War of the Rebellion: Serial 033 Page 0704 MO.,ARK.,KANS.,IND. T., AND DEPT. N. W. Chapter XXXIV.

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BLOOMFIELD, MO., November 10, 1863.

Colonel J. B. ROGERS,

Commanding Post, Cape Girardeau:

I arrived at this post with my command, having found no enemy in Dunklin County. The county is full of horse-thieves. We shot one and captured horses belonging to others. I will move to Charleston to-day. The Bolands must be in that part of the county. I would have crossed the Plank road, but it was impassable.


Captain, Commanding.


Springfield, Mo., November 11, 1863.

Major KING,

Commanding Arkansas Expedition:

MAJOR: Since you left, I received a dispatch from Colonel Harrison to the effect that he met Brook's force, on the 9th instant, 11 miles east of Huntsville, and had a skirmish with them, and that Brooks was falling back. I think, therefore, that the rebel force is farther west than I supposed it was when you left here, and you should not go so far east as was at first designed, but cross the river at or near Forsyth, and then bear toward Carrollton, unless you get information that induces you to take some other course.

You should communicate to General Holland, if possible, the course and route you have taken. You can send the same orderlies or escort that carry this through to find him if you see fit. They will not follow him, however, below the State line.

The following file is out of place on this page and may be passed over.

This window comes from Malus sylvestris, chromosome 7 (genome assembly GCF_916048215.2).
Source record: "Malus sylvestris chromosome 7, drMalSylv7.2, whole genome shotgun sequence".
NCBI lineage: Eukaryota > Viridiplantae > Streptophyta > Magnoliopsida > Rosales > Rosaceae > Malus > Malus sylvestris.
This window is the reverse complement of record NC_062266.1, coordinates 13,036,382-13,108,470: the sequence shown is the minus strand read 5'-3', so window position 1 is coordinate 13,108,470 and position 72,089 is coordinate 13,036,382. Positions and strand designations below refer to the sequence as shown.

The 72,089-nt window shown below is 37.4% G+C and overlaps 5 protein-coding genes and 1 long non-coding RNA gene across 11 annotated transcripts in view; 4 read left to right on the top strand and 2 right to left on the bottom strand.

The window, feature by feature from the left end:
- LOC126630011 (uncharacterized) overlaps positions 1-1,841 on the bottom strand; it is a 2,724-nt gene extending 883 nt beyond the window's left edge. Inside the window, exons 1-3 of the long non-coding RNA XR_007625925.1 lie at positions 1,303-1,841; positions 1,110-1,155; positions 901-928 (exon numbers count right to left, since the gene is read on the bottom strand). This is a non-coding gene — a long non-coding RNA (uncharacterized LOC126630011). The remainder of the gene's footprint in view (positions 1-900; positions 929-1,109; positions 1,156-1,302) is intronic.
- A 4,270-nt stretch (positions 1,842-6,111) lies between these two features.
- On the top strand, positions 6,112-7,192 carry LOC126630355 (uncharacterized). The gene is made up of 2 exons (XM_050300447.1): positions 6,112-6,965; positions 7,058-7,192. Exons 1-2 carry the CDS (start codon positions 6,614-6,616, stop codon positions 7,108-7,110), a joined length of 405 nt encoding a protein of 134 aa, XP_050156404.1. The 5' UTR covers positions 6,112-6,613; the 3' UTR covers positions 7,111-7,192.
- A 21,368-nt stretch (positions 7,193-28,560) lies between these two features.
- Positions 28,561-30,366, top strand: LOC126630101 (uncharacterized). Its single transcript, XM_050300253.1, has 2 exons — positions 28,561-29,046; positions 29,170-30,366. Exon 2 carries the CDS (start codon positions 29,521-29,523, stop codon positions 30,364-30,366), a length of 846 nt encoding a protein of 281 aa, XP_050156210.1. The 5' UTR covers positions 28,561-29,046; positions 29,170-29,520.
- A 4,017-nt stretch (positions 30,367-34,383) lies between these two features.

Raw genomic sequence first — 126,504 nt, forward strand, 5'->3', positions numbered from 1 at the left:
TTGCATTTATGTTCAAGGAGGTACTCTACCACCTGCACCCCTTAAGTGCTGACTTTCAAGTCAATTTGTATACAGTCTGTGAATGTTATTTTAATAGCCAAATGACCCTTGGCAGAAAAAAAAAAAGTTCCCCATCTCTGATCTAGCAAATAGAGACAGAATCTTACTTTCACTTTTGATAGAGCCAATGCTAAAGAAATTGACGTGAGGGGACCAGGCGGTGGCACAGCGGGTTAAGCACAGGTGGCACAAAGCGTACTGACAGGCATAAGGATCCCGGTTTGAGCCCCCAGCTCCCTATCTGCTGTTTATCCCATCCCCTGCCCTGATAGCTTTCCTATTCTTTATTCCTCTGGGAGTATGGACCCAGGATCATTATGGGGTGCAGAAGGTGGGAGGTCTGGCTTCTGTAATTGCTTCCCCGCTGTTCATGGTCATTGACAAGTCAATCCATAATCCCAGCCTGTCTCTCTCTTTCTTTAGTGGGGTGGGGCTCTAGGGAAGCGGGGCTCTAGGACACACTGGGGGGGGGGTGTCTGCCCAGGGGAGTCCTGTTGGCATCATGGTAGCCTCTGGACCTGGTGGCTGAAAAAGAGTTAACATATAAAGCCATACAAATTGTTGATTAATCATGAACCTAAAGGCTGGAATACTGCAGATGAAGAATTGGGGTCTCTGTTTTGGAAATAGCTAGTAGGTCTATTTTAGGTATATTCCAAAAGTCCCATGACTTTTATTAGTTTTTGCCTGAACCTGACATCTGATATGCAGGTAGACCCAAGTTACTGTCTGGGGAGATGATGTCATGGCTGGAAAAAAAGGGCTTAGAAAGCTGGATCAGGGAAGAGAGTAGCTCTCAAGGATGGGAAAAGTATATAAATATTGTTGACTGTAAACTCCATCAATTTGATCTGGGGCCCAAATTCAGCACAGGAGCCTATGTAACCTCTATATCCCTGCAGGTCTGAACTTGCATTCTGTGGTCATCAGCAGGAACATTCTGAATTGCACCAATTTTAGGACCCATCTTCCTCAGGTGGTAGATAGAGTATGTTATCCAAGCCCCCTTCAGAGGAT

Use all diligence to prevent any considerable force of the enemy from passing to your rear.

Very respectfully, yours, &c.,


Brigadier-General, Commanding.

SAINT LOUIS, November 12, 1863.

Major General H. W. HALLECK:

The telegraph line is completed to Fort Smith. All matters are progressing favorably in that district. General McNeil reports favorable progress of negotiations with hostile Indians, and suggests that full powers be given to settle the terms of their submission. I have instructed General McNeil to offer no terms for the present but unconditional surrender. I write you on the subject to-day.




Saint Louis, November 12, 1863.

Major General H. W. HALLECK,

General-in-Chief, Washington, D. C.:

GENERAL: As I informed you by telegraph this morning, the hostile Indians in Southwestern Arkansas and the Indian country are manifesting a strong disposition to treat with the Government, and General